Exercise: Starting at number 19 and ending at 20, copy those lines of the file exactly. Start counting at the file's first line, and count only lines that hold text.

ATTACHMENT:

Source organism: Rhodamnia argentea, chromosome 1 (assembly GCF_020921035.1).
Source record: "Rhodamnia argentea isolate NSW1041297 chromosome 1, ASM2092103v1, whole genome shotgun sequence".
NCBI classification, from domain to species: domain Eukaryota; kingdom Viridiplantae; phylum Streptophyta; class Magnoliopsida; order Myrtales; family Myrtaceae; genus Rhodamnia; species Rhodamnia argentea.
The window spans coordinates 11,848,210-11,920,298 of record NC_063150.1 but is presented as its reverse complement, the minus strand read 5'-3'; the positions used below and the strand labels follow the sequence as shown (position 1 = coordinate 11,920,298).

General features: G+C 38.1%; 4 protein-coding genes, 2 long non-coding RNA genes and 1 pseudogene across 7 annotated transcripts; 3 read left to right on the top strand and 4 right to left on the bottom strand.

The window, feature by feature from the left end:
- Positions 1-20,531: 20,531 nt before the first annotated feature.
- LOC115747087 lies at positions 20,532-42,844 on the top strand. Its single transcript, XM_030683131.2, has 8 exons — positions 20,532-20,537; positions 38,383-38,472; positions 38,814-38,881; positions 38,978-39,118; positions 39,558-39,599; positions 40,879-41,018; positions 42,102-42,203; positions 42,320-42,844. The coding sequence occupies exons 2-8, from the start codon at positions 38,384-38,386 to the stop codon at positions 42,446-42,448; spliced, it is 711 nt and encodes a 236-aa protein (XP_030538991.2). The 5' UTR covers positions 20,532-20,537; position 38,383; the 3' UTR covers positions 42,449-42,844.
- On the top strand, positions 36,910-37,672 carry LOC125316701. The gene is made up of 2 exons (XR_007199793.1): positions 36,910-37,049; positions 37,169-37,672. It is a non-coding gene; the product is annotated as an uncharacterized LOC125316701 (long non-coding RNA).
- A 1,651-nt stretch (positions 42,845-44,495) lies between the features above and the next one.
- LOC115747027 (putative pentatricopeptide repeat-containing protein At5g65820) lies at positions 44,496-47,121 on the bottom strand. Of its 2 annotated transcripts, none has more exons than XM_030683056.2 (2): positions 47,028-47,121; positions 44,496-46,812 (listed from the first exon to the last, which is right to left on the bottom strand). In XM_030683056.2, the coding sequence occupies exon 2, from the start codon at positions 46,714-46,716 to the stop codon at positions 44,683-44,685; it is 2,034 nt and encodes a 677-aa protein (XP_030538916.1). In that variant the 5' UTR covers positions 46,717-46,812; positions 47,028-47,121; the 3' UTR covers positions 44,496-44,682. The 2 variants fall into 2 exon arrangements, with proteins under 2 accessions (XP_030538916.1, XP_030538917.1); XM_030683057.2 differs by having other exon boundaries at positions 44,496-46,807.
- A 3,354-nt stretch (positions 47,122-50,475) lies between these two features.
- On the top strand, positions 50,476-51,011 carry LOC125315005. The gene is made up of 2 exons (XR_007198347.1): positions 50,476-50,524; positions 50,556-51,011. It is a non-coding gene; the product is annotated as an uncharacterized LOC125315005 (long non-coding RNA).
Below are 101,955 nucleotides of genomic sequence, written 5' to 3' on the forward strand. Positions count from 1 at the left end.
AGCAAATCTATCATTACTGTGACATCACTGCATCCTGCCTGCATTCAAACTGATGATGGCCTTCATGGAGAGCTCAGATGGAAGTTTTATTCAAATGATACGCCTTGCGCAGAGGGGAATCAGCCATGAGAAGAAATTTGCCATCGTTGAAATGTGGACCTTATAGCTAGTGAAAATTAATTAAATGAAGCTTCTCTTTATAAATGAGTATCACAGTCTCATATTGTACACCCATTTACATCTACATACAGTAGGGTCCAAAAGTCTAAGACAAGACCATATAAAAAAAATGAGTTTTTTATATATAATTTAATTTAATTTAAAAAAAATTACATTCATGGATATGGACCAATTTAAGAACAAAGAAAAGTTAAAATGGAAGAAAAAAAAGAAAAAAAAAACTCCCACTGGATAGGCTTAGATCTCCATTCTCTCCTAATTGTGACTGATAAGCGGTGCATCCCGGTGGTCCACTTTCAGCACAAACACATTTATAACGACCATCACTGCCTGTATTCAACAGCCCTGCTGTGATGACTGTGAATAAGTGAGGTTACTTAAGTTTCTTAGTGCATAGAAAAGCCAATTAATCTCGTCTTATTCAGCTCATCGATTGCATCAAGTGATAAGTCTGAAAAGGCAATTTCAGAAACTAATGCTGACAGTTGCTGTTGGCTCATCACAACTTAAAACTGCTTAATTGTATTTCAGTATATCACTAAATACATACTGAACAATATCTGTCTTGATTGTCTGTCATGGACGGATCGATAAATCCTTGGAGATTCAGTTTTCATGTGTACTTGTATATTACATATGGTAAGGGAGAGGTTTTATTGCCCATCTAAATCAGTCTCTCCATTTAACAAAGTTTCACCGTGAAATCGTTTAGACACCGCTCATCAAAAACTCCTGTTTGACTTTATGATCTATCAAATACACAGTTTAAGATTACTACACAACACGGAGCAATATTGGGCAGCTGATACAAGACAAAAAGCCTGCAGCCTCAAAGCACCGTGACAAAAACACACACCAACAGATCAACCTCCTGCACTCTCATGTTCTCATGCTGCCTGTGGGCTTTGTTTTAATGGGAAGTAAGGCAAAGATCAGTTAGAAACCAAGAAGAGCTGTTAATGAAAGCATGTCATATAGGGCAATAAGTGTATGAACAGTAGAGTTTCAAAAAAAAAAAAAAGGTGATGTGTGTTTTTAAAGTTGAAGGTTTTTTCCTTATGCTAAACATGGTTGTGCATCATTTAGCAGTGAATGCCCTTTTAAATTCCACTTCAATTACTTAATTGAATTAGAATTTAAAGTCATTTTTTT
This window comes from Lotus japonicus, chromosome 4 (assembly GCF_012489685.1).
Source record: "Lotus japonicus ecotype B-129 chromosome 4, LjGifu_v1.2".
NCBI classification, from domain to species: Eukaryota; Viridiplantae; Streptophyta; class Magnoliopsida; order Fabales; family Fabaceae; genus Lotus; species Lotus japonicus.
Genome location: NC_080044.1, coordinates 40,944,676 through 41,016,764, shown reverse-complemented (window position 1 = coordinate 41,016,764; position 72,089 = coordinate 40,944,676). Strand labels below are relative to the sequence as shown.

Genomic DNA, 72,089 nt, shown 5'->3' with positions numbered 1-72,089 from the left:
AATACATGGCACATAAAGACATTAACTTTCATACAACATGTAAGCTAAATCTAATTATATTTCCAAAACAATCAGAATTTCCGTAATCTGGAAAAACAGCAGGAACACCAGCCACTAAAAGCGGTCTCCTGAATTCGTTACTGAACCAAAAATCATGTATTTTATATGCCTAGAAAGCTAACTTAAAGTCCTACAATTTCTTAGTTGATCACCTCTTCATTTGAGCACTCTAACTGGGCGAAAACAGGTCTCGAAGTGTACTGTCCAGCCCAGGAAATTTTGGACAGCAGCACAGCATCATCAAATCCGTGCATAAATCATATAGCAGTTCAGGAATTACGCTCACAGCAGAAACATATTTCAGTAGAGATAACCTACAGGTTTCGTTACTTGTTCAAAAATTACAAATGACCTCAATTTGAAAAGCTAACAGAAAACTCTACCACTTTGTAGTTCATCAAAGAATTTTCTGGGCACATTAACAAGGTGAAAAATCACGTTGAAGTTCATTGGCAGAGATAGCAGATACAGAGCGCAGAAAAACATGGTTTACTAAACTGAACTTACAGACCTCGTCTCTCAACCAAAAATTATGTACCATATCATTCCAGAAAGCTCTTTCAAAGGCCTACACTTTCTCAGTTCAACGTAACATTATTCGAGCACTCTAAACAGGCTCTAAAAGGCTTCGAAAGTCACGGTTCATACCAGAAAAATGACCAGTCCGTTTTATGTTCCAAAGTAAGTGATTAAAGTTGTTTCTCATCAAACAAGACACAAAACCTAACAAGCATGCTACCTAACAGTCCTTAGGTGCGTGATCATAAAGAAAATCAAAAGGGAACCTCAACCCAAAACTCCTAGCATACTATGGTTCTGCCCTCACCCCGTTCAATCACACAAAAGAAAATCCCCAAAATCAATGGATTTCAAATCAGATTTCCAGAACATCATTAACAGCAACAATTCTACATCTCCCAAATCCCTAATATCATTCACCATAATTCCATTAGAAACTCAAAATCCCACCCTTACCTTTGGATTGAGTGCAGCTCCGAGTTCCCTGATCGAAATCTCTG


Genome location: NC_080044.1, coordinates 40,944,676 through 41,016,764, shown reverse-complemented (window position 1 = coordinate 41,016,764; position 72,089 = coordinate 40,944,676). Strand labels below are relative to the sequence as shown.

Genomic DNA, 72,089 nt, shown 5'->3' with positions numbered 1-72,089 from the left: